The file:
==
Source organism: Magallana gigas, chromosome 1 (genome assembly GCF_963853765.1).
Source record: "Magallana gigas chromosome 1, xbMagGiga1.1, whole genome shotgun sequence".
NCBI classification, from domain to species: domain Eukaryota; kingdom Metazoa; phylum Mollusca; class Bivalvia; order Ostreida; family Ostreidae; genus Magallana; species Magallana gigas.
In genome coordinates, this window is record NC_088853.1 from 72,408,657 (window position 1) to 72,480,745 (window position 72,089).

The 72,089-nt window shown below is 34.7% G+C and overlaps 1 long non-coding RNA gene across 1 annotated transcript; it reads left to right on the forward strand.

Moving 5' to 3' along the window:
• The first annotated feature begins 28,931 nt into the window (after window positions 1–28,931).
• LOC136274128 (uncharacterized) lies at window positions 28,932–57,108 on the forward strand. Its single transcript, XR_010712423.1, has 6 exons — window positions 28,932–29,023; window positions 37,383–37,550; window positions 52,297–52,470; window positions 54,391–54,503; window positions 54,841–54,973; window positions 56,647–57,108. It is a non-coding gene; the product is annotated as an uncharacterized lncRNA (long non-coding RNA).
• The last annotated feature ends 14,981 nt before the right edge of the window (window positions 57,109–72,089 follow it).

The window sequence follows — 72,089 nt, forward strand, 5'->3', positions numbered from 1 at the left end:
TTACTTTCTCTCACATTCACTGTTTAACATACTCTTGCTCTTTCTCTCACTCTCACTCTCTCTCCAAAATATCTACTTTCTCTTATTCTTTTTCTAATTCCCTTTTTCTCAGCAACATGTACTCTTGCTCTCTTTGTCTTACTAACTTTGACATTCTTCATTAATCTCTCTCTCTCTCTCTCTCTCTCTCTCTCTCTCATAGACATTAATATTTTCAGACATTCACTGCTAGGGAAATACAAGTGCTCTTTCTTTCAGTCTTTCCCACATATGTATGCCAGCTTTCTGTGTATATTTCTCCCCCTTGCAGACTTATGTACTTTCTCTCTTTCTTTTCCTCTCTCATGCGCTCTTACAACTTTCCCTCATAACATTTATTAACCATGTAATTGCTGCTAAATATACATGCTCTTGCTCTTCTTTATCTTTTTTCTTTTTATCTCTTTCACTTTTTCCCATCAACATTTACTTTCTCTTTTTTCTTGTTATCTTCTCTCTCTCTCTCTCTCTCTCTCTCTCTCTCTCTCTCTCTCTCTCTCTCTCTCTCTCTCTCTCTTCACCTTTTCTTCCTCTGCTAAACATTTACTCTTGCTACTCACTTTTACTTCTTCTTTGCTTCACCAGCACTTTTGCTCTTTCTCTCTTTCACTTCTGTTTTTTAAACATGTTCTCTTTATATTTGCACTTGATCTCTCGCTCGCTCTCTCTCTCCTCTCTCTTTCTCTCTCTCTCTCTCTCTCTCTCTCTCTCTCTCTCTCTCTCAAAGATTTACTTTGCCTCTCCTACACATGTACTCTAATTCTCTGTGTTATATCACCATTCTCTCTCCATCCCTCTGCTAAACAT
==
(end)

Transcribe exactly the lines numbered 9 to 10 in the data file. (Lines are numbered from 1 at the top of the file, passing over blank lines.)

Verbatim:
• The last annotated feature ends 14,981 nt before the right edge of the window (window positions 57,109–72,089 follow it).

The window sequence follows — 72,089 nt, forward strand, 5'->3', positions numbered from 1 at the left end: